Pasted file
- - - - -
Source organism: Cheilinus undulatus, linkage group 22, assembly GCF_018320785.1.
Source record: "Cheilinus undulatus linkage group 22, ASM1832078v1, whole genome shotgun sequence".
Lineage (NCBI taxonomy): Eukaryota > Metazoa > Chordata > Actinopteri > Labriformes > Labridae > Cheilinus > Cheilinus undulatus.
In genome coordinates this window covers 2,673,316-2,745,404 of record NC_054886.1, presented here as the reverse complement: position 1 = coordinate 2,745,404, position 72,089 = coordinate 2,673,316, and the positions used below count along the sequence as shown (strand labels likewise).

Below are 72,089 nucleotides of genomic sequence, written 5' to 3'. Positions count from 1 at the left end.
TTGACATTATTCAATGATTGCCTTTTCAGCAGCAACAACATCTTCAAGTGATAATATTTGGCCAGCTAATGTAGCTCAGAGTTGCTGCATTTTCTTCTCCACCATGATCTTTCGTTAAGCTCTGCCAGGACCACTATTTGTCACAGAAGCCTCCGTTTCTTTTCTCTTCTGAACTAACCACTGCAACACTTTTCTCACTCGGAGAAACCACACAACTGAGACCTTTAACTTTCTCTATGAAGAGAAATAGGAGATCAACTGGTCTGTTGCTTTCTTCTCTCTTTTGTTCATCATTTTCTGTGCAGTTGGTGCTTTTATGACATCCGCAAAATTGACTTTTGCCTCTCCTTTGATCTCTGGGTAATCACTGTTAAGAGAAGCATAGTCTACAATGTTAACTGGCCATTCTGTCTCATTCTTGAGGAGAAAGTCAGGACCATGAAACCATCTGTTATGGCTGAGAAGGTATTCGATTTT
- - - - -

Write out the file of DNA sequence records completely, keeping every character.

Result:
Source organism: Cheilinus undulatus, linkage group 22, assembly GCF_018320785.1.
Source record: "Cheilinus undulatus linkage group 22, ASM1832078v1, whole genome shotgun sequence".
Lineage (NCBI taxonomy): Eukaryota > Metazoa > Chordata > Actinopteri > Labriformes > Labridae > Cheilinus > Cheilinus undulatus.
In genome coordinates this window covers 2,673,316-2,745,404 of record NC_054886.1, presented here as the reverse complement: position 1 = coordinate 2,745,404, position 72,089 = coordinate 2,673,316, and the positions used below count along the sequence as shown (strand labels likewise).

Below are 72,089 nucleotides of genomic sequence, written 5' to 3'. Positions count from 1 at the left end.
TTGACATTATTCAATGATTGCCTTTTCAGCAGCAACAACATCTTCAAGTGATAATATTTGGCCAGCTAATGTAGCTCAGAGTTGCTGCATTTTCTTCTCCACCATGATCTTTCGTTAAGCTCTGCCAGGACCACTATTTGTCACAGAAGCCTCCGTTTCTTTTCTCTTCTGAACTAACCACTGCAACACTTTTCTCACTCGGAGAAACCACACAACTGAGACCTTTAACTTTCTCTATGAAGAGAAATAGGAGATCAACTGGTCTGTTGCTTTCTTCTCTCTTTTGTTCATCATTTTCTGTGCAGTTGGTGCTTTTATGACATCCGCAAAATTGACTTTTGCCTCTCCTTTGATCTCTGGGTAATCACTGTTAAGAGAAGCATAGTCTACAATGTTAACTGGCCATTCTGTCTCATTCTTGAGGAGAAAGTCAGGACCATGAAACCATCTGTTATGGCTGAGAAGGTATTCGATTTT